Today, the Boston Uprising has cemented their place in history within the league in one of the worst ways possible; as the second-worst team within the league, ever.
The only team that managed to do worse within a singular season is, of course, the Shanghai Dragons, who were known for consistently looking out of sorts (and mildly confused) in the inaugural season of the Overwatch League.
Boston Uprising’s official record for 2020 (season three) of the Overwatch League is (2/17), or two wins and seventeen losses. Of those wins, one was against the Los Angeles Gladiators where they strangely only managed to win Control maps, while struggled with everything else.
They’ve honestly looked viable more than once across the entirety of the season, with the May Melee offering the closest they were able to get to achieving victory via perseverance and impressive skills; it was thought to be their catalyst for growth, which ended up frustrating fans when they returned to their generally rough showings.
Many are pointing the blame squarely at Vytis ‘Mineral’ Lasaitis whose record is admittedly abysmal for coaching: his personal coaching record is fifteen wins, and seventy-four losses spread across two seasons with Florida Mayhem and now the 2020 season with Boston Uprising.
A tough end to the series, but we'll be back for the play-ins. pic.twitter.com/pkR6e2DC5a
— Boston Uprising (@BostonUprising) August 21, 2020
There’s only so many times you can plausibly point at the head coach for a rampant string of losses, but Mineral does seem to invite catastrophe in the teams that he leads. The Florida Mayhem are currently sitting at a wild card spot for the playoffs with (15/6) recorded thus far.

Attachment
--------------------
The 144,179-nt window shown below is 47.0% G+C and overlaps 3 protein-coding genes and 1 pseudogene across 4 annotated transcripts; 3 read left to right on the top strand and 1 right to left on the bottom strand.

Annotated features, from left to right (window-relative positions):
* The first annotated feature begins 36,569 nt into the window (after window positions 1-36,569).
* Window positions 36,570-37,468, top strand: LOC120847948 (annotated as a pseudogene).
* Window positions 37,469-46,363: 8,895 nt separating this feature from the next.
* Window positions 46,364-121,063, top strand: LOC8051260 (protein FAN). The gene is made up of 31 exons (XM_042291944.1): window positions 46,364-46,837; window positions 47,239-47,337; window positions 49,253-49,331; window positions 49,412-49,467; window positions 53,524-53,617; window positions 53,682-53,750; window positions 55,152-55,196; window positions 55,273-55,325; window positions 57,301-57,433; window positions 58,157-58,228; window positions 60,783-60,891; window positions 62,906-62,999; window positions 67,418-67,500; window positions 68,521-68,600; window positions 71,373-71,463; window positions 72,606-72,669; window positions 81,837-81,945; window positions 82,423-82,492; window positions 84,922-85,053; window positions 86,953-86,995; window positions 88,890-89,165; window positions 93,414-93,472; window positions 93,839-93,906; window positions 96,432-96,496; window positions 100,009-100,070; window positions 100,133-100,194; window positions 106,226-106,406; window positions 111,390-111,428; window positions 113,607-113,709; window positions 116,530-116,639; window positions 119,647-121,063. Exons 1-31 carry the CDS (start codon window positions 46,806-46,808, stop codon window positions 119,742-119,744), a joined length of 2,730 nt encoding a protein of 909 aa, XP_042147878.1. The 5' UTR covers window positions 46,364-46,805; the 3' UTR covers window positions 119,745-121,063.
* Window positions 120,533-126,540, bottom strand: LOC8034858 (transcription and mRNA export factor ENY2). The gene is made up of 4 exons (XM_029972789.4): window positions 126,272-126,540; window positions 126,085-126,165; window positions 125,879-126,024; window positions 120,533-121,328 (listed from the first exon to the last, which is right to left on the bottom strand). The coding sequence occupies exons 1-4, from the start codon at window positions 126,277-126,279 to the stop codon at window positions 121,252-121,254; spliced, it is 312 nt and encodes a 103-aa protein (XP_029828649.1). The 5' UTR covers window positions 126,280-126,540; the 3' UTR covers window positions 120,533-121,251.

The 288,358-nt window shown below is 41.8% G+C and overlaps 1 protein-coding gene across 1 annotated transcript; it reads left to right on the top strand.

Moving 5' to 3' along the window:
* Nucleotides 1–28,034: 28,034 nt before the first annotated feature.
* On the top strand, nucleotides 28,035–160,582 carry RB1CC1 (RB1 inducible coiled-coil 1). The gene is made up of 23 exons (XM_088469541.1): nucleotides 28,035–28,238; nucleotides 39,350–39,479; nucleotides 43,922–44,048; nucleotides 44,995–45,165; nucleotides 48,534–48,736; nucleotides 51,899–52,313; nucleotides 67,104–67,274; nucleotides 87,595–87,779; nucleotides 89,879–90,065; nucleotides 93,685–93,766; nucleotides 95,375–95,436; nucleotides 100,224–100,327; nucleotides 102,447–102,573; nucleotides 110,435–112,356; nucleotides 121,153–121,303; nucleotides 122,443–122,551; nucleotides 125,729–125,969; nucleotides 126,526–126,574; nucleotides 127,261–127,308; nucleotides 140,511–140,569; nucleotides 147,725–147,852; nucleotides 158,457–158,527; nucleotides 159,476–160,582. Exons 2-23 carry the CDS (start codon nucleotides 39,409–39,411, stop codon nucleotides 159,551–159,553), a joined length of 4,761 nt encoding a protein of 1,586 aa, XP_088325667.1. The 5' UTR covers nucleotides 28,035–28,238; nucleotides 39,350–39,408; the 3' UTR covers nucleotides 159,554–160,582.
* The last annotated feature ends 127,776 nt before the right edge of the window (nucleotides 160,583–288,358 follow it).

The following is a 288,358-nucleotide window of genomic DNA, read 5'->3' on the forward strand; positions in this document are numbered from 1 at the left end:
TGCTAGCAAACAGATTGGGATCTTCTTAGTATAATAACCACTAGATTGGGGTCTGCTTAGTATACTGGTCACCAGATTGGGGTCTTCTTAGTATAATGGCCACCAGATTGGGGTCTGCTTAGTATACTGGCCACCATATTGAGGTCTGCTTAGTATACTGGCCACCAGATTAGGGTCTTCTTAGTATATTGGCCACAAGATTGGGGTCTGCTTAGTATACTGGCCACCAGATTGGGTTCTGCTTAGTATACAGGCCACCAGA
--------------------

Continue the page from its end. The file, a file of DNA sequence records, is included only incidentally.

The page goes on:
Yet the Boston Uprising, again, had a sex scandal this year that saw the loss of a prominent player after allegations surfaced of him grabbing girls’ hands in public places, and generally being aggressive. He was cut shortly after with little ceremony, implying that staff saw enough merit within the allegations to remove the player.
A multitude of allegations being thrown across the internet aside, it’s been a very rough season for the Overwatch League as a whole.
The pandemic proved to be the frosting on top of a disastrous start that all seemingly began with Blizzard siding with China in the Hong Kong controversies with Blitzchung, then reversing the notion to not take place in political sides with the BLM movement and Pride months that seemed to hurt their pocketbook less than turning against China would.
With online matches taking place that brings their own unique versions of frustrations (along with the loss of a stage), owners stating that they wish they didn’t invest in the Overwatch League, and a mass exodus of DPS players over to Valorant, perhaps we should be sated with the idea that they managed to finish the season with the majority of their roster intact.